He says, "Love ye your enemies, and do good, and lend, hoping for nothing again; and your reward shall be great, and ye shall be the children of the Highest: for he is kind unto the unthankful and to the evil."  He is kind to everyone. The rain falls on the evil and the good , you know. So we are to be like our Savior, we are to be like the Blessed Trinity, and we are to be kind to the evil and the good, without any respect for persons. This is the Christian way.
We must understand that there is a law, a fundamental law of human nature, which is built into our character. Man acts as he believes. It is very important to understand this law, because there is a very great heresy in our day, that a man can believe one way and act another, and a man's beliefs and his actions are not bound to one another. This idea is expressed in various ways, in various heresies, and it is terrible, perhaps the worse heresy ever to beset mankind -- that a man's works and his faith are not connected, completely connected. In fact, they are one and the same! If a man does not have faith, he will not act in a way that is pleasing to God, even if externally he appears to be pleasing to man. If a man knows Christ, and knows His sweet commandments, he will act in such a way that shows this. This is all over the pages of the scriptures, it is all over our prayers, it is in the very mind of the church, which is Christ's.
Take a look at how our Savior lived. Take a look at the works that He did. Look at the effort that He expended. We are to be the same. Christianity is labor, brothers and sisters. I don't know how such a heresy, that Christianity is not labor, has fallen upon so many, for such a long period of time. Christianity is labor, and yet, there is a paradox in our labor. Our Lord said "My yoke is easy, and My burden is light. " This is true! A yoke is easy upon the oxen when they do not strain against it, but they pull as they are told to do by their master. Then the yoke rides easily on their shoulders, and because it has been carefully sanded and fitted to their shoulders, it does not chafe them, and cause sores on them. If they strain against the yoke, it causes great sores on their shoulders, and then they don't want to pull at all, because it hurts. Their master must then give them the whip to make them do their work. We are not to be like oxen that are stubborn and stupid. We are to bear his yoke with dignity, and His yoke is truly easy, and we are just to follow what He says.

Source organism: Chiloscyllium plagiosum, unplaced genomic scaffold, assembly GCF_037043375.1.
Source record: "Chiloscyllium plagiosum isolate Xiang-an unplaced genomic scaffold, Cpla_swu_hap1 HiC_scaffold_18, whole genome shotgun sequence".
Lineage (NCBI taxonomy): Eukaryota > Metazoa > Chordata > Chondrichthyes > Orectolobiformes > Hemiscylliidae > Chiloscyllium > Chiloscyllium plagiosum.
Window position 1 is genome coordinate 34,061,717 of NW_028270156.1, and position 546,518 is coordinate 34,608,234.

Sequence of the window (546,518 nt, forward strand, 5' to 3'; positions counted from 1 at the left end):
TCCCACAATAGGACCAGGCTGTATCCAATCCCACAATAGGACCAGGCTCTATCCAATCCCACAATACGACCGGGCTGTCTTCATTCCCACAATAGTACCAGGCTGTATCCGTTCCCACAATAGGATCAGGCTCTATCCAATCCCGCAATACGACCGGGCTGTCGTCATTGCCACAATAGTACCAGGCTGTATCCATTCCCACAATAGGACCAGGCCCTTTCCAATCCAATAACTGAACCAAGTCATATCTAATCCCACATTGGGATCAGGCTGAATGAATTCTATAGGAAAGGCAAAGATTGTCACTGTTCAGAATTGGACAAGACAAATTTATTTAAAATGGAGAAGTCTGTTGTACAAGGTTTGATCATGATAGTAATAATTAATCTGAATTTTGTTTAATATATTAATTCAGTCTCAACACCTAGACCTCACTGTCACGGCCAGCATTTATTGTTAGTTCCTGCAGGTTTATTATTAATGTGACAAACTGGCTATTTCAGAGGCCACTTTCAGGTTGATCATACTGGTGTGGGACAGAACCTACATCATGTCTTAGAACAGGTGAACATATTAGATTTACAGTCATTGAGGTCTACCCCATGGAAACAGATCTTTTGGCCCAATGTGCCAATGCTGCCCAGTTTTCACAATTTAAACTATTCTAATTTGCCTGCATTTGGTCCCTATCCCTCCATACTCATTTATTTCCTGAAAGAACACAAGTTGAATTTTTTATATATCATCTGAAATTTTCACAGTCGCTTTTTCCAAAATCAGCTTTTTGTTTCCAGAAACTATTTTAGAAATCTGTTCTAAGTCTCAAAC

We have some instructions here, to listen to. Be kind to everyone. This is Christianity. Lend to people without expecting to receive. Love your enemies! We have no choice about the matter. This is how we are to act if we are to be Christians. If we do not do these things, and if we are tight with our money, or tight with the good works we do to others, then I tell you, we are not Christians. No matter how much we know, no matter how much we say, no matter how much we pray, no matter how much we do, we are not Christians if we do not do as our Lord commanded us.
We should imitate our Lord just as a child does . I see a lot of imitation in the church. Look at the way the children imitate us. They imitate our good things and our bad things, you know. I see a lot of imitation nowadays in my son Daniel. He is just beginning to do things, reach out for objects, learning his impact upon his environment. He is slowly learning so much everyday, and does not have any idea what he will know soon. But we know , because we have seen it happen before. If we are good and fruitful, then our son will grow up with love for Christ, and will act as a Christian, and will be a light on a hill. So we should follow our Savior, just as our children follow us. It is just reaction.
The older I get, the more I realize how simple Christianity is! Our Lord touches us, our Lord gives us a great catch of fish, and we see that He is the Lord, just as the Apostle Peter did, and we are aware of ourselves and of Him, and we desire to change! This is not something we can put on paper, it is not something we can explain, but it comes within us, and lives within us, and makes us change. It is wonderful what happens to a man when Christ fills him. A man can never be filled too much with Christ, because Christ expands him. There is always capacity for Christ in a man, but only if we do those things that He enlightens us concerning - to be good to those who are our enemies, to lend to those whom we know will not give anything in return, and to not expect anything in return from them. This is Christianity - this is bare metal Christianity. This is not anything "pie in the sky" or theoretical or philosophical - this is the way we are to live.